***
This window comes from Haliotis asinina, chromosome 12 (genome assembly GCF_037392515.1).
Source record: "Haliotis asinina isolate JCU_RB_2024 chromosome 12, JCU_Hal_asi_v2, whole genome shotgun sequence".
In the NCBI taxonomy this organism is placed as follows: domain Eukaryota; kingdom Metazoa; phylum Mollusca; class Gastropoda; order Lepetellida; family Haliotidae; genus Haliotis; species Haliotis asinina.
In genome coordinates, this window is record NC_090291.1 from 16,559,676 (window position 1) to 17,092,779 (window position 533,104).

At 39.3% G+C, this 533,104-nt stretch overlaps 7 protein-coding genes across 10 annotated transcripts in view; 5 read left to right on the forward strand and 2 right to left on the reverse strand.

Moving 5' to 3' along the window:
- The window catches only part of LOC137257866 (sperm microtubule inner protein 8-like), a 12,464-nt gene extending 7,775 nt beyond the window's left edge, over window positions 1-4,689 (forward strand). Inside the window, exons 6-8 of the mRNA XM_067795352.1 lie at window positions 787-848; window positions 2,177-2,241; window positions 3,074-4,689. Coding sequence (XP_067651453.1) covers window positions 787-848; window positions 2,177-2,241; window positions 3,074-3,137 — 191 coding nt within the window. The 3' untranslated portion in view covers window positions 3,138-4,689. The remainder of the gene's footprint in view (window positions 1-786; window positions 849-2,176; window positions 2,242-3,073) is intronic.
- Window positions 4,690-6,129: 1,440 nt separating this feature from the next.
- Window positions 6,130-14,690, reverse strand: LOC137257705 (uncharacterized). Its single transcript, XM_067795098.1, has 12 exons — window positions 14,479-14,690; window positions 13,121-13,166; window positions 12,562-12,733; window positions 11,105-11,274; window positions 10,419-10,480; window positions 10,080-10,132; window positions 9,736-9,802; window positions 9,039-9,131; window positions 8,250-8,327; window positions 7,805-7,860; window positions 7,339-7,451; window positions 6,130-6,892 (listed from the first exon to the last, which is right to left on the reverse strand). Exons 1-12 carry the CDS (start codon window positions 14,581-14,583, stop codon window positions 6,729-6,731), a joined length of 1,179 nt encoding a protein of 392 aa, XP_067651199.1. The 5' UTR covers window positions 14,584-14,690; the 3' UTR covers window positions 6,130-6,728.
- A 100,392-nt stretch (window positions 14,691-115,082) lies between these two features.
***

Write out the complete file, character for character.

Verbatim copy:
This window comes from Haliotis asinina, chromosome 12 (genome assembly GCF_037392515.1).
Source record: "Haliotis asinina isolate JCU_RB_2024 chromosome 12, JCU_Hal_asi_v2, whole genome shotgun sequence".
In the NCBI taxonomy this organism is placed as follows: domain Eukaryota; kingdom Metazoa; phylum Mollusca; class Gastropoda; order Lepetellida; family Haliotidae; genus Haliotis; species Haliotis asinina.
In genome coordinates, this window is record NC_090291.1 from 16,559,676 (window position 1) to 17,092,779 (window position 533,104).

At 39.3% G+C, this 533,104-nt stretch overlaps 7 protein-coding genes across 10 annotated transcripts in view; 5 read left to right on the forward strand and 2 right to left on the reverse strand.

Moving 5' to 3' along the window:
- The window catches only part of LOC137257866 (sperm microtubule inner protein 8-like), a 12,464-nt gene extending 7,775 nt beyond the window's left edge, over window positions 1-4,689 (forward strand). Inside the window, exons 6-8 of the mRNA XM_067795352.1 lie at window positions 787-848; window positions 2,177-2,241; window positions 3,074-4,689. Coding sequence (XP_067651453.1) covers window positions 787-848; window positions 2,177-2,241; window positions 3,074-3,137 — 191 coding nt within the window. The 3' untranslated portion in view covers window positions 3,138-4,689. The remainder of the gene's footprint in view (window positions 1-786; window positions 849-2,176; window positions 2,242-3,073) is intronic.
- Window positions 4,690-6,129: 1,440 nt separating this feature from the next.
- Window positions 6,130-14,690, reverse strand: LOC137257705 (uncharacterized). Its single transcript, XM_067795098.1, has 12 exons — window positions 14,479-14,690; window positions 13,121-13,166; window positions 12,562-12,733; window positions 11,105-11,274; window positions 10,419-10,480; window positions 10,080-10,132; window positions 9,736-9,802; window positions 9,039-9,131; window positions 8,250-8,327; window positions 7,805-7,860; window positions 7,339-7,451; window positions 6,130-6,892 (listed from the first exon to the last, which is right to left on the reverse strand). Exons 1-12 carry the CDS (start codon window positions 14,581-14,583, stop codon window positions 6,729-6,731), a joined length of 1,179 nt encoding a protein of 392 aa, XP_067651199.1. The 5' UTR covers window positions 14,584-14,690; the 3' UTR covers window positions 6,130-6,728.
- A 100,392-nt stretch (window positions 14,691-115,082) lies between these two features.